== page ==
At Nextpeer, we’ve taken a look at a lot of successful games and analyzed what makes them tick. Sometimes simply enabling the players to communicate and share content with one another is a sure way to allow advocates to have their voice heard. Pixowl’s game, The Sandbox, does precisely that. The game itself allows the player to play a sort of mini god and create a small mini world. While the game is a lot of fun, the real ingenious propulsion engine for it comes after the player is done playing. The Sandbox enables players to share their mini created worlds and also view worlds created by others. This opens up all kinds of possibilities for advocates, for instance in educating other players and so online tutorials are created on how to create super complex worlds.
A mini world as shared by The Sandbox player Marian205 (rights owned by PIXOWL, used with permission)
Another channel that have risen in popularity lately is fan created content. Companies encourage their fans to create additional content based on the games they love. League of Legends is famous for their fan art competitions where the winners are usually rewarded with in-game items. Players feel important when they’re included in the creation process. It’s not rare to see game companies sharing live discussions with their fans whilst obtaining live feedback from them.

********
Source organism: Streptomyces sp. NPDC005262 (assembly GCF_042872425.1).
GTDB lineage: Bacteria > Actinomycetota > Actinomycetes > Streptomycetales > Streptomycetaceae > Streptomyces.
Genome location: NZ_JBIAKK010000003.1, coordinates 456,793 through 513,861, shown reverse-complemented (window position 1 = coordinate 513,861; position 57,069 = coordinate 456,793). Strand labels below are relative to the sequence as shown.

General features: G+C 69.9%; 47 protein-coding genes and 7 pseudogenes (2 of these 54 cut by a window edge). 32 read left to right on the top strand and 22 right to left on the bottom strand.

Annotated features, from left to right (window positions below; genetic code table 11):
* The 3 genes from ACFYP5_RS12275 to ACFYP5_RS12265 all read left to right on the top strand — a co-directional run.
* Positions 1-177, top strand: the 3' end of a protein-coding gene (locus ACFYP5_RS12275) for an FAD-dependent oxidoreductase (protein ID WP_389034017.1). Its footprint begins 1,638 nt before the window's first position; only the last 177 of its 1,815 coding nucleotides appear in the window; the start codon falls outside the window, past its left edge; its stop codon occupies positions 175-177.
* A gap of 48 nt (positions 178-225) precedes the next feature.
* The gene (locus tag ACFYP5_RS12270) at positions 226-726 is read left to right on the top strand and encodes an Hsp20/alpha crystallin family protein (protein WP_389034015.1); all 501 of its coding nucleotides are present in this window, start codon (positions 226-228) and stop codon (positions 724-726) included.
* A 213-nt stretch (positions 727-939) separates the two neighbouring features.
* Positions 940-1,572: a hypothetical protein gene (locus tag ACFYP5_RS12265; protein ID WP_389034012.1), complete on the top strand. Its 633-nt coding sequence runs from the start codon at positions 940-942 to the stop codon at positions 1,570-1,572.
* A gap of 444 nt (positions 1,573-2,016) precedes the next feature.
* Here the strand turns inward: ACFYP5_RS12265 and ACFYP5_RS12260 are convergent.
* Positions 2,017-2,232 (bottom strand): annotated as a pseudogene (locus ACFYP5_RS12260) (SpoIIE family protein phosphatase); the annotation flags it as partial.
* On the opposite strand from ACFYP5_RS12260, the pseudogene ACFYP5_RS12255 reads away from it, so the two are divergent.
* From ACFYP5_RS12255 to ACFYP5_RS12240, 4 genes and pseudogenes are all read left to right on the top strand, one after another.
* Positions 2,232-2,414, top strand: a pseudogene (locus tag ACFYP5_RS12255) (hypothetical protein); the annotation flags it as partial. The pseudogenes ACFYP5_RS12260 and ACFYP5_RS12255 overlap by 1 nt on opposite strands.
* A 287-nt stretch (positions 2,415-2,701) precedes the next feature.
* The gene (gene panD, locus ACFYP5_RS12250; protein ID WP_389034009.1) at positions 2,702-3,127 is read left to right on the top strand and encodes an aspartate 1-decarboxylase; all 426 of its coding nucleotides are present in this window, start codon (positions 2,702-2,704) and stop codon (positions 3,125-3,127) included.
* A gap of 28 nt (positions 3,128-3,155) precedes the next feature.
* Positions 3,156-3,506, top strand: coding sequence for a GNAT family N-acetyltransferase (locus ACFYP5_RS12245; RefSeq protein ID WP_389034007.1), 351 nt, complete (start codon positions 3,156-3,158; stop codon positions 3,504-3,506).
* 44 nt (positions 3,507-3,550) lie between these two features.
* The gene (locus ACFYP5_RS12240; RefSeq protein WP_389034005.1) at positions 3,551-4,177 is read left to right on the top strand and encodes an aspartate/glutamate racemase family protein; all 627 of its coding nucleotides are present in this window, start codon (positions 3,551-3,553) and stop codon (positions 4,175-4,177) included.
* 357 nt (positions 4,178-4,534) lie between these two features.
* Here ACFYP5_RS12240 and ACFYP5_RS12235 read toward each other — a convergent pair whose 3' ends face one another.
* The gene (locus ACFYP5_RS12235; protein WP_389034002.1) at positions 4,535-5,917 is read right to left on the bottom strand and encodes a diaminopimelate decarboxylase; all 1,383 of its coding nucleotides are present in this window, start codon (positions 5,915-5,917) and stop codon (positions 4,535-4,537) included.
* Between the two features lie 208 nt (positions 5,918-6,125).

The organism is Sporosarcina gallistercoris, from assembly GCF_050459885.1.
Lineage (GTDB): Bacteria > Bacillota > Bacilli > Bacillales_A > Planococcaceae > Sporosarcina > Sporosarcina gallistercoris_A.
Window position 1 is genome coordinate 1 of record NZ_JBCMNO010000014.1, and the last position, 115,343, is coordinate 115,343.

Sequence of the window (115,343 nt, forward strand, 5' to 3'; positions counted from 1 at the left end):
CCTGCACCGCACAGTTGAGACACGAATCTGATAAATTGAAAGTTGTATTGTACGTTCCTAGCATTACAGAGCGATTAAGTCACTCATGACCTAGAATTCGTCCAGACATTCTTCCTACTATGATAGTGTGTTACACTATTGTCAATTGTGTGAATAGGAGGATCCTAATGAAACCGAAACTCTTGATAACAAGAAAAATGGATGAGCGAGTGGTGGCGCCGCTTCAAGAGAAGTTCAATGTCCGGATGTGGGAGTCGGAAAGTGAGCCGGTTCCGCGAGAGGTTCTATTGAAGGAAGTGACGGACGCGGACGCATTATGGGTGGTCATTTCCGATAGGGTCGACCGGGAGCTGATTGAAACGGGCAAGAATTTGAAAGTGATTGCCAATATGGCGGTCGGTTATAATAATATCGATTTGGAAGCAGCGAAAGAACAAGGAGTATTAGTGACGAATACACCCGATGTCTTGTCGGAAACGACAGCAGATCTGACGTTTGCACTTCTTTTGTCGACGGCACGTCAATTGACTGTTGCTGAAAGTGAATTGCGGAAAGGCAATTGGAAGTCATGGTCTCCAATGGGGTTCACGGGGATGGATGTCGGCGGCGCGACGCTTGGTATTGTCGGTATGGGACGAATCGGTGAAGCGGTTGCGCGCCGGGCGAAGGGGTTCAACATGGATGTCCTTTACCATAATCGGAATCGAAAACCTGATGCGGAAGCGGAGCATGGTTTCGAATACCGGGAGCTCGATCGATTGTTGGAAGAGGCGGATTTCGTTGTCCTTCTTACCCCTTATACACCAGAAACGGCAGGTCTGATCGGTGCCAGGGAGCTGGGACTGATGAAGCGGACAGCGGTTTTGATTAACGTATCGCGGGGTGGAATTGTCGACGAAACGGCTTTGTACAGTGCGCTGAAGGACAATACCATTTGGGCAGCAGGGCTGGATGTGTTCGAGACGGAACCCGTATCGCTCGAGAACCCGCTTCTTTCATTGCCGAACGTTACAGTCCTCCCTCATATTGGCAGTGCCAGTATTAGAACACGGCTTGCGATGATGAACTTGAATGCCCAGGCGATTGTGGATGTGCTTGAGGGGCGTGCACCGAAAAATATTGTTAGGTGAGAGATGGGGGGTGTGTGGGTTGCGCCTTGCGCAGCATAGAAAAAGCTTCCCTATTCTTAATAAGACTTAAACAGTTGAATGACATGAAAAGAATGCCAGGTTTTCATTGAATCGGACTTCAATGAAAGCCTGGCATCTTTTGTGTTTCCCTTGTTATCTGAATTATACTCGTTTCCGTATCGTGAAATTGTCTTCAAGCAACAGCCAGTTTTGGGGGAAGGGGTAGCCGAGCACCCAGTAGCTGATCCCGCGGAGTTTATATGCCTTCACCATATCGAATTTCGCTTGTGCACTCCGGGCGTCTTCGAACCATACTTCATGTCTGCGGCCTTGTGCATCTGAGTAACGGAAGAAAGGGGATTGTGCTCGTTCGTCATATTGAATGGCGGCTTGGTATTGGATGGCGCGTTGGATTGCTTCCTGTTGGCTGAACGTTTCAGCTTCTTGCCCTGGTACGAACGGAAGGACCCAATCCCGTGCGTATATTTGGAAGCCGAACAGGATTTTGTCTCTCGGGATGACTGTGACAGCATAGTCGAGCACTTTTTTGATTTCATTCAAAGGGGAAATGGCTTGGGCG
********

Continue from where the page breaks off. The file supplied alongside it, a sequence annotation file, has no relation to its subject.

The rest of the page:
Yet another ingenious tactic employed by Riot Games is to reward players that invite their friends to the game with special in-game rewards and items. Some game items are impossible to come by unless you invite others to play the game. This switch in thinking turns inviting outsiders into the game to something of a badge of honor. We’ve all read about virality and how important it is, yet so many games make the mistake of not giving players a simple way to invite others. Even if an influencer loves your game and wants to share it, no one is going to do that if there’s no simple way to do it.
Communication Is Key
So what’s the best way to kickstarting your fanbase? Well the most important aspect of any fanbase if the player-to-player connection which happens around the game. The key to change a player into a fan is to give the player a way to act as a fan. Multiplayer games have this almost from the get go, since players are connected through the game itself either competitively or cooperatively. If your game is strictly designed for a single player, think about how to connect your players in other ways. If your players create or achieve something, let them share that moment in the game. Is your game a puzzle game that gets gradually harder? Let experienced players create tutorials and share tips with novices. Sometimes even having simple like a forum (with easy access from the game) is a way to get things rolling.
Creating a game all in itself is a challenging task, but building a fan base and reaching out to players makes that even more complicated. It used to be that game design, programming and graphics were all that were required to create a successful game. Nowadays, in order to succeed developers find themselves needing to understand social networking, sharing dynamics, analytics, and community management. This precisely the reason we created Nextpeer, a social service for mobile games, to take care of all those things so that game developers can focus on their game.
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- Paul (Twitter:@PaulCutsinger | Twitch:PaulCutsinger)